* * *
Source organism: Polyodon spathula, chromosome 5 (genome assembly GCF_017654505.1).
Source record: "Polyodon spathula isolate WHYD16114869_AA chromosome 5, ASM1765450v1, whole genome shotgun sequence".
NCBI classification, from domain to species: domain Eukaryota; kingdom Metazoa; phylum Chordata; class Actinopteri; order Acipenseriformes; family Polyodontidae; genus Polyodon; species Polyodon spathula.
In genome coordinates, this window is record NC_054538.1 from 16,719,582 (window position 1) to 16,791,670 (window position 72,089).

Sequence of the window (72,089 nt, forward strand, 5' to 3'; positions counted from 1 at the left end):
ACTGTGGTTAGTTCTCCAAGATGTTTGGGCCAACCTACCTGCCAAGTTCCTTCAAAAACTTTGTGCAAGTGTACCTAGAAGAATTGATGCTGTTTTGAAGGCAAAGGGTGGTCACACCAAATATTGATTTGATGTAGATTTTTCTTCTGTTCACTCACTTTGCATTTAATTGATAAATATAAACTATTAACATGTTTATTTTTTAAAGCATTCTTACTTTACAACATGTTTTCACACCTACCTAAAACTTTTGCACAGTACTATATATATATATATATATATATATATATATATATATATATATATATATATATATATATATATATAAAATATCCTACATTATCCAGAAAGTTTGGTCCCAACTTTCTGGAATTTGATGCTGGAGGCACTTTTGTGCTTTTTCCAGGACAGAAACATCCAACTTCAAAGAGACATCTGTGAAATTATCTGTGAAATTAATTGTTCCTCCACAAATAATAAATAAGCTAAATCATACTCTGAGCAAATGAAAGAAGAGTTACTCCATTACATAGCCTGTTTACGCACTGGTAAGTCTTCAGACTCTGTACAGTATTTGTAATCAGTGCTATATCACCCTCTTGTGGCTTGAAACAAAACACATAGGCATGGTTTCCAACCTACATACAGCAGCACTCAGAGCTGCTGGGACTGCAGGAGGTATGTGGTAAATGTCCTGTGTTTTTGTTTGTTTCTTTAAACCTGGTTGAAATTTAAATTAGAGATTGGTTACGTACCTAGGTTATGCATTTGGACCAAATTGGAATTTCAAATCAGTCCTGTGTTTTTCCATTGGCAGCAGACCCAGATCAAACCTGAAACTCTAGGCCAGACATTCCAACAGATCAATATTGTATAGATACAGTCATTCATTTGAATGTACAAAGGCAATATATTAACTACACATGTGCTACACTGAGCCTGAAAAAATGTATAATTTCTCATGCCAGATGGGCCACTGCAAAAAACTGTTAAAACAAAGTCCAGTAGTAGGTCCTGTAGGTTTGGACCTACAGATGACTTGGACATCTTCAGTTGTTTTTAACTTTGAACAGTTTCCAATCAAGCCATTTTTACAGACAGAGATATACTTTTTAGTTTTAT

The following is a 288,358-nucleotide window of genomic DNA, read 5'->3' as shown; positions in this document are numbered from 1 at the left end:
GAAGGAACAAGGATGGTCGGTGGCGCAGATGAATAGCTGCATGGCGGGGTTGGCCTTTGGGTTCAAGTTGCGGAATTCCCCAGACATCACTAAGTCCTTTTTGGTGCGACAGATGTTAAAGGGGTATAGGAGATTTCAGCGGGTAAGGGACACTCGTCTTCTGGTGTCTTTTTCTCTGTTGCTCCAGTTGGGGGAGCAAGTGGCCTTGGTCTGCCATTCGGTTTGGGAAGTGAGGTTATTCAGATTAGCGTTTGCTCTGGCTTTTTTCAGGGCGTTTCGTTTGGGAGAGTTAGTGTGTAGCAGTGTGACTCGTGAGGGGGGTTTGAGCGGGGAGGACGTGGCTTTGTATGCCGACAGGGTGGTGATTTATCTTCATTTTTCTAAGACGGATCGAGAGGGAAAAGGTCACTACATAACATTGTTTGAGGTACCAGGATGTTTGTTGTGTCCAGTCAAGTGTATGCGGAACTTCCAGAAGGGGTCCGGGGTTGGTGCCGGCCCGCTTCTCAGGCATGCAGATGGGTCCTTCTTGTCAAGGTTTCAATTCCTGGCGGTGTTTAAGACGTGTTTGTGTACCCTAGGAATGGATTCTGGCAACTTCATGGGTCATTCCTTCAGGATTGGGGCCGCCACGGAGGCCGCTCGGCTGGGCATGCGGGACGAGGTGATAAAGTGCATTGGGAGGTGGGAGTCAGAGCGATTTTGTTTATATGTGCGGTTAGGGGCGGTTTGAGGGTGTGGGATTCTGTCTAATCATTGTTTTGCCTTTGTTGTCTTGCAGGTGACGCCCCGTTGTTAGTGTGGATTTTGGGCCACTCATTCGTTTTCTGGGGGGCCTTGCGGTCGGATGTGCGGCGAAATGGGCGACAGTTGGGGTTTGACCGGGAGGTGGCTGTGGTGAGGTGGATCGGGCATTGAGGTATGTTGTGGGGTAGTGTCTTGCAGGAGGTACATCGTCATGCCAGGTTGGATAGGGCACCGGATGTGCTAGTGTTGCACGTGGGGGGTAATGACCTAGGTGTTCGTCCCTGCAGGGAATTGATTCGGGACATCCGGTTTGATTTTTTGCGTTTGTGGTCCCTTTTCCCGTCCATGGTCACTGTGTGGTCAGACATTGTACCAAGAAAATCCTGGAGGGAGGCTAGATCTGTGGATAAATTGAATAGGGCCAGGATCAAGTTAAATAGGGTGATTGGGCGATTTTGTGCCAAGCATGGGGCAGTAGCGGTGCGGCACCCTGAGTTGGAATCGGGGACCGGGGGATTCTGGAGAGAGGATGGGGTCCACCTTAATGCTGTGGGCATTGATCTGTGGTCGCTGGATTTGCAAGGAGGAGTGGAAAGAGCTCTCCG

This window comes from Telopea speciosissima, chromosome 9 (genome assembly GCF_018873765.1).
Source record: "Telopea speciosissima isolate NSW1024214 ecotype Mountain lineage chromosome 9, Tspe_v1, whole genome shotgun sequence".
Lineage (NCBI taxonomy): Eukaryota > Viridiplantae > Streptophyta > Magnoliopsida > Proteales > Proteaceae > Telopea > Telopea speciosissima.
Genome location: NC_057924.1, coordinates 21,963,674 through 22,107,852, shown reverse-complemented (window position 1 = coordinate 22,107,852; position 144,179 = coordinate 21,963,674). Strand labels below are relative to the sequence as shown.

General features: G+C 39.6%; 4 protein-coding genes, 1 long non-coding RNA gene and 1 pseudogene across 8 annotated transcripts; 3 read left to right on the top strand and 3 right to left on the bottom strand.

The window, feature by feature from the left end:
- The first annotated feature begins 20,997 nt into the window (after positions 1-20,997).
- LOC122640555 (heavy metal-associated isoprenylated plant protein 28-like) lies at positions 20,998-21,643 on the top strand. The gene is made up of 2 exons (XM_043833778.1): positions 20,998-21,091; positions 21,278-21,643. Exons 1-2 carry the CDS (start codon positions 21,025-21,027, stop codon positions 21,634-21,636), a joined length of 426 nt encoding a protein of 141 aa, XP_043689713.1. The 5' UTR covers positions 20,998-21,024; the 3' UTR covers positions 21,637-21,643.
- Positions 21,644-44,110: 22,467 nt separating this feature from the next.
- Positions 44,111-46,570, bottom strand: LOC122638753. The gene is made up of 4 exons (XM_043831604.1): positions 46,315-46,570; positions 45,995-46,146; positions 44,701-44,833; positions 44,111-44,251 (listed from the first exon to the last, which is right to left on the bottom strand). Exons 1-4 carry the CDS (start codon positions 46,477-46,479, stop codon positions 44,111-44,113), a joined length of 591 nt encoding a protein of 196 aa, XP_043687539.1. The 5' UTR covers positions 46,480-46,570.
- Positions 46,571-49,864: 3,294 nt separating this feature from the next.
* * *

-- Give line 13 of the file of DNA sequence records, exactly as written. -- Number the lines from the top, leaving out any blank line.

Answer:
General features: G+C 39.6%; 4 protein-coding genes, 1 long non-coding RNA gene and 1 pseudogene across 8 annotated transcripts; 3 read left to right on the top strand and 3 right to left on the bottom strand.